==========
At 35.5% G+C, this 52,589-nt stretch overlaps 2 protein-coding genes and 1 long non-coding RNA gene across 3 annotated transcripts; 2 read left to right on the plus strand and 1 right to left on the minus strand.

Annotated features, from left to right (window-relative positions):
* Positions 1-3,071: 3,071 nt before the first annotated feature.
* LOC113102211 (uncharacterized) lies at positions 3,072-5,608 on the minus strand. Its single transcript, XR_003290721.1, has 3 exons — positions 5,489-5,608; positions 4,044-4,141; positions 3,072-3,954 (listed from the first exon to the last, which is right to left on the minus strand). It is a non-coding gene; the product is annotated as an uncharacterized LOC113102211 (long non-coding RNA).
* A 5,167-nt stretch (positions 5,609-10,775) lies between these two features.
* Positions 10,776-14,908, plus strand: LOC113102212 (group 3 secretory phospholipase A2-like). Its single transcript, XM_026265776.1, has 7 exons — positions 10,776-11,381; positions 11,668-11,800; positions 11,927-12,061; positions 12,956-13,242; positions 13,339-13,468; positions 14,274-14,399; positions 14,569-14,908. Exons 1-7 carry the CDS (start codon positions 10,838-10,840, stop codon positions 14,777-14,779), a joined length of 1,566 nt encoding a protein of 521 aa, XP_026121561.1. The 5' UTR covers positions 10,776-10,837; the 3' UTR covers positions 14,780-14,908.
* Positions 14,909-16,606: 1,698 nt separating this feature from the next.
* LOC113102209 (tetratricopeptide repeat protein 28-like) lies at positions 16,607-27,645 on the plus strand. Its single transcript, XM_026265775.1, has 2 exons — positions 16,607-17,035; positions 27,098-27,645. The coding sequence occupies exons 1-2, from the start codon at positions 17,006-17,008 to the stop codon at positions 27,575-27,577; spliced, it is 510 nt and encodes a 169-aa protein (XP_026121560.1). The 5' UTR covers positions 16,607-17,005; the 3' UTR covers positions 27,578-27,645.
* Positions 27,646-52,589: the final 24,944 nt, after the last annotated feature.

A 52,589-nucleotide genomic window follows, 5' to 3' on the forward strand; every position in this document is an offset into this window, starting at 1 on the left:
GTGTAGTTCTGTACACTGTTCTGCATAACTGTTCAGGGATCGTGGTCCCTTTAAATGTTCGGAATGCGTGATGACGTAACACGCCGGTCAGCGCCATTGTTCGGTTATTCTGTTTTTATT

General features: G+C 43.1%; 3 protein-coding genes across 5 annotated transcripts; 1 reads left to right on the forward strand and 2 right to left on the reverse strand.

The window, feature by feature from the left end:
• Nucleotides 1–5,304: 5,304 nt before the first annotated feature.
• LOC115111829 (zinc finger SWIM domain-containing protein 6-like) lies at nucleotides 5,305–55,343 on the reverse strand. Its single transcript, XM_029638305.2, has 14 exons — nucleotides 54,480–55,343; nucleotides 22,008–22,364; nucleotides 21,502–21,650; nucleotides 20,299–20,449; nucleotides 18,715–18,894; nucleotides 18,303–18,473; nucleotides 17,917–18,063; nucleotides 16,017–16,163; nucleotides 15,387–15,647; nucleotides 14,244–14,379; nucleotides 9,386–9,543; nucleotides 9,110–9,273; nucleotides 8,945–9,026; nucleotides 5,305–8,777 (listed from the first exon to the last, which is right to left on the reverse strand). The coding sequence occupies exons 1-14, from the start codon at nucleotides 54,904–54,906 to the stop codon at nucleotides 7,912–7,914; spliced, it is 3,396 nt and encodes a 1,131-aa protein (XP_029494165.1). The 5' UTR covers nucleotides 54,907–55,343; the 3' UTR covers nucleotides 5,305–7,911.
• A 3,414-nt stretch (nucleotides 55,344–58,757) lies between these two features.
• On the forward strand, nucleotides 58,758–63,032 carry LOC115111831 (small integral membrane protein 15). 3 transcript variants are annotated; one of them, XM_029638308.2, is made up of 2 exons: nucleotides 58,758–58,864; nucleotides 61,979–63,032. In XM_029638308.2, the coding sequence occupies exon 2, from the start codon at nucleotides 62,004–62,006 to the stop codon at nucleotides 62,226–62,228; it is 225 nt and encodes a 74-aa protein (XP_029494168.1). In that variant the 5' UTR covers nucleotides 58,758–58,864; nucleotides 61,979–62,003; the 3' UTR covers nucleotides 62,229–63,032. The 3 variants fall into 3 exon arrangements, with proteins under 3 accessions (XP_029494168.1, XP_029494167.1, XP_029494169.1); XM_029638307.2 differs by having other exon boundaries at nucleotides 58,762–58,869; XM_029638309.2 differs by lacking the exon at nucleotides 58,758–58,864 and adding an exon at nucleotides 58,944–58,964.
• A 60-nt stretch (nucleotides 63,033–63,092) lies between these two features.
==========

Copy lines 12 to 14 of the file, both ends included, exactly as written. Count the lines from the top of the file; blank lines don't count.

General features: G+C 43.1%; 3 protein-coding genes across 5 annotated transcripts; 1 reads left to right on the forward strand and 2 right to left on the reverse strand.

The window, feature by feature from the left end:
• Nucleotides 1–5,304: 5,304 nt before the first annotated feature.